Richmond search panel to dive into town administrator applications


RICHMOND — A search committee of seven residents is preparing to start sifting through a mini-deluge of applicants seeking to succeed Mark Pruhenski as town administrator.

Pruhenski, appointed in late March as Great Barrington town manager as of July 1, will leave Richmond on May 30, precisely three years after beginning his tenure there, having previously served as town administrator in the Franklin County town of Whately and before that, 10 years as Great Barrington's public health agent.

By last week's deadline, 21 applications had been received, including four from Berkshire County. After the search committee selects three finalists, the Select Board will make the choice following interviews in a public session.

The position carries a salary of up to $75,000 a year, plus health and retirement benefits, depending on qualifications and experience. A 40-hour weekly schedule, plus occasional night meetings, is cited in the advertisement for the post, which lists a town population of 1,489 that's "home to a top-notch Pre-K through 8th grade independent school" and has a roughly $7 million municipal budget, including education spending.

The ad indicated a preference for candidates who have been a municipal manager or assistant manager, or with equivalent education and experience.

Skills, abilities and knowledge in municipal finance, procurement, personnel management as well as grant writing and administration were listed, along with "a positive attitude and strong leadership skills."

After the search committee meets later this month to organize and select a chairman, members will examine the applicants' credentials and references.

"West Stockbridge and Richmond will still consider a shared town administrator if the right applicant surfaces," Pruhenski pointed out, since the concept has the blessing of the select boards in both towns. Before his appointment to the Great Barrington post, he was poised to become the joint administrative leader for the two towns upon the impending retirement of Mark Webber as the longtime West Stockbridge administrator.

"Mark Webber and I have been in constant communication," said Pruhenski. "If we feel there's an applicant who's a strong candidate and could serve or be willing to serve both communities, the two search committees would get together to have that conversation." West Stockbridge's search committee is set to winnow down its list of applicants there.

The Richmond job ad stated that "candidates qualified and willing to serve as a Shared Town Administrator with our neighboring town of West Stockbridge could be considered for both positions with an increased salary to reflect the additional responsibilities."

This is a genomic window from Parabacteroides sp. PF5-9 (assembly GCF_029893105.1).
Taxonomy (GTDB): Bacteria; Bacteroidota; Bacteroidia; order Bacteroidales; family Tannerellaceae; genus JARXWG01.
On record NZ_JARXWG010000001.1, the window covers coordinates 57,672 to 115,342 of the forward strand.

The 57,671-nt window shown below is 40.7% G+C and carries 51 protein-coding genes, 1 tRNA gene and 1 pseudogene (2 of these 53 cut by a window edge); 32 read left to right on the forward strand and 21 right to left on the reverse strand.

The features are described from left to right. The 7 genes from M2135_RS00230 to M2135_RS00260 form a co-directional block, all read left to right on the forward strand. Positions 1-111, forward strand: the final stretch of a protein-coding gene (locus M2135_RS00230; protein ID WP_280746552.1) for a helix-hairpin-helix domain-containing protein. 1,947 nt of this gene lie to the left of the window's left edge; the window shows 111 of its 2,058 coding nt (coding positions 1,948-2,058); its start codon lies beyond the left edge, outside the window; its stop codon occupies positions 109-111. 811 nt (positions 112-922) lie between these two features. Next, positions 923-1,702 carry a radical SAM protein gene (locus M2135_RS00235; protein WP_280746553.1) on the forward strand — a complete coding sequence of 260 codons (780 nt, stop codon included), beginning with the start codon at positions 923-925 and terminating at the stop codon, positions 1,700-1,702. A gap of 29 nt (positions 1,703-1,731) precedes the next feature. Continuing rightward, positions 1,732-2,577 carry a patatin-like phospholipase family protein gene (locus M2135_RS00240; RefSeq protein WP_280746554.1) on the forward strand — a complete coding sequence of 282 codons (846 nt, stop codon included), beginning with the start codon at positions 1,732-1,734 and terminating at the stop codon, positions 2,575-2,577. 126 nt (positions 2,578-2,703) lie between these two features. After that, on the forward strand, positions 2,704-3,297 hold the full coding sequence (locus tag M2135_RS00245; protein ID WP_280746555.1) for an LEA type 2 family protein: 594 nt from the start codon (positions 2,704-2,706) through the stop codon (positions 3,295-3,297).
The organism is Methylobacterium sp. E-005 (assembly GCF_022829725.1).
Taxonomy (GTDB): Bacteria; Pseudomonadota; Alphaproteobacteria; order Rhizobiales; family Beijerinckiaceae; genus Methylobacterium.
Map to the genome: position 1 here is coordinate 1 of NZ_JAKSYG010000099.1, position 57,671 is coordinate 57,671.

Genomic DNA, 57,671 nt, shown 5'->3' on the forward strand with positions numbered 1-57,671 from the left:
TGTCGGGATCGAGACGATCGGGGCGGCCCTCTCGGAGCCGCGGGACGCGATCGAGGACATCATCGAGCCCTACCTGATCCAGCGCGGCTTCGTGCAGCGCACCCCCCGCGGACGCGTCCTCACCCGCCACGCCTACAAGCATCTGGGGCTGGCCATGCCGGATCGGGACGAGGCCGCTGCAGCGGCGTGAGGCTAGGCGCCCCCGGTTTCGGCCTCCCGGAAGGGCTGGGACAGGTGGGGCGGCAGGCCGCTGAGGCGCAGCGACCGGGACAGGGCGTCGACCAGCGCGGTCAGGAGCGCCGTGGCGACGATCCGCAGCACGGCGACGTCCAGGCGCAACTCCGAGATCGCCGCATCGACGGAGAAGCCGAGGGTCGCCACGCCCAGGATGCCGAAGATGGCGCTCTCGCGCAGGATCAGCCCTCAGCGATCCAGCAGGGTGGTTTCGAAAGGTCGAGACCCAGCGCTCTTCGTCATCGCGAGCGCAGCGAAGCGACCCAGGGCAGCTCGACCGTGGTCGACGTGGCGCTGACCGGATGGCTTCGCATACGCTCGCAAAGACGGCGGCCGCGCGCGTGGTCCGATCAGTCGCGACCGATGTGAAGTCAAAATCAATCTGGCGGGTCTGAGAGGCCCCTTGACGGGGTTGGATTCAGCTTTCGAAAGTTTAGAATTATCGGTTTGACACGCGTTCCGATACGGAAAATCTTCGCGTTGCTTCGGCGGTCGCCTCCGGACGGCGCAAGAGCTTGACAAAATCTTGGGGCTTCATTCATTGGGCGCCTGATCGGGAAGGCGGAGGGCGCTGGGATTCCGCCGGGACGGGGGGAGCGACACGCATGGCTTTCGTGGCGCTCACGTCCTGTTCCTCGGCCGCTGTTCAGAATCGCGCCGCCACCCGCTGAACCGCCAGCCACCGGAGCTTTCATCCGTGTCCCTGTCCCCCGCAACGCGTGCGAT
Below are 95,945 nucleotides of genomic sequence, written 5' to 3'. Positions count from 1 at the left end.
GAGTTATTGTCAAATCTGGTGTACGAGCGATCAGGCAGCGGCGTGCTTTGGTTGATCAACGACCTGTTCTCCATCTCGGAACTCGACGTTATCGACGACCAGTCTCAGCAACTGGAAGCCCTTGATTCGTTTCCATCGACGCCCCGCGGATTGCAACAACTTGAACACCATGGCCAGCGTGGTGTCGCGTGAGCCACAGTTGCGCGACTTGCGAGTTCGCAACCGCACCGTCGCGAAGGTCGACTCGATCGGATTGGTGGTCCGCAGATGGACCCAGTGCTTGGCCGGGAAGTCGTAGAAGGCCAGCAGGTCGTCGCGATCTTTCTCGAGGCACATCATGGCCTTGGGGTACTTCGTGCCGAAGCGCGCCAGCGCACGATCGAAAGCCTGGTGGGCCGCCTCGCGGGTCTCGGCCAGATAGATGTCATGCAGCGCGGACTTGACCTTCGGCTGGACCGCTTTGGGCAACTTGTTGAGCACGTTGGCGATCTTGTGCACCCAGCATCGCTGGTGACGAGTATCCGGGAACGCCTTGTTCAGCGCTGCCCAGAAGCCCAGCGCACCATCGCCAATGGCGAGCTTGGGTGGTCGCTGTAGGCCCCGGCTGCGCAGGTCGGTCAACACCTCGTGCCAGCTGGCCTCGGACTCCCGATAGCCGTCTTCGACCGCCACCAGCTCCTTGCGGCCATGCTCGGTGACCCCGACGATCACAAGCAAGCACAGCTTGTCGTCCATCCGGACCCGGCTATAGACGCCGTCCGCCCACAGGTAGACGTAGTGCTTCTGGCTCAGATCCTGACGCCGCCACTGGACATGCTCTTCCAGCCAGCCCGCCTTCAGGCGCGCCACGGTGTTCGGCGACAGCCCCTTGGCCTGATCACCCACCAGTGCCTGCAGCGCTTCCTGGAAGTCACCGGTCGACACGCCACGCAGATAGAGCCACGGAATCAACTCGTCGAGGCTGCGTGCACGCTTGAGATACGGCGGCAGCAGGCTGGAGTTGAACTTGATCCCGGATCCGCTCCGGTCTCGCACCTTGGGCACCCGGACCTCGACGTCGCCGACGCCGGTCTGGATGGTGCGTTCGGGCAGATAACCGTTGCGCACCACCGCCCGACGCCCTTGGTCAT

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"Right now, we're proceeding independently," said Richmond Select Board Chairman Neal Pilson. "The option is still there if both select boards decide that they have the right person to do the shared position."

The search committee of Richmond residents includes attorney, Town Moderator and Board of Appeals Chairman William Martin, School Committee Chairman Dewey Wyatt, Polly Mann, Jennifer Morse, Board of Health member Peter Cohen, Finance Committee member John Mason and Claudia Ryan, administrative assistant at Town Hall.

Looking back on his three years at Richmond Town Hall, Pruhenski described the town as "financially strong, with good solid reserves" thanks to "very conservative" budgeting by the Select Board and the Finance Committee. "They're very conscious of keeping the tax rate in check," he noted.

Listing achievements on his watch, he cited renovations to Town Hall, a bylaw regulating events at the town's three farm enterprises including recent arrival Balderdash Wine Cellars, and the solar energy project at Richmond Consolidated School.

"Enrollment numbers of Richmond students continue to rise every year, and I know the school is very proud of that, as is the town," Pruhenski added.

"I think the town's in good shape and the next administrator will be able to easily roll into the position and pick up the ball," he said, pointing to a whiteboard listing his projects and tasks, mostly completed. "This is the perfect time for transition" following the upcoming annual town meeting on Wednesday and the start of a new fiscal year on July 1, he pointed out.

Pruhenski, 45, a Great Barrington native who lives in the village of Housatonic, said he loves the town and acknowledged that he "didn't want to miss the great opportunity to work there. I feel like I'm in the prime years of my career now, so the timing was perfect."

A part-time interim town administrator is under consideration to fill the gap in Richmond until Pruhenski's successor is selected and is available to start work.

The likely candidate, subject to his availability, is Robert Markel, recently the interim administrator in Becket who now works temporarily in Buckland and Shelburne Falls. Markel served as mayor of Springfield from 1992 to 1996 and has been town administrator or manager in Norfolk and Ipswich, as well as interim administrator posts in Southampton, Stoneham and Templeton.

Clarence Fanto can be reached at, on Twitter @BE_cfanto or at 413-637-2551.


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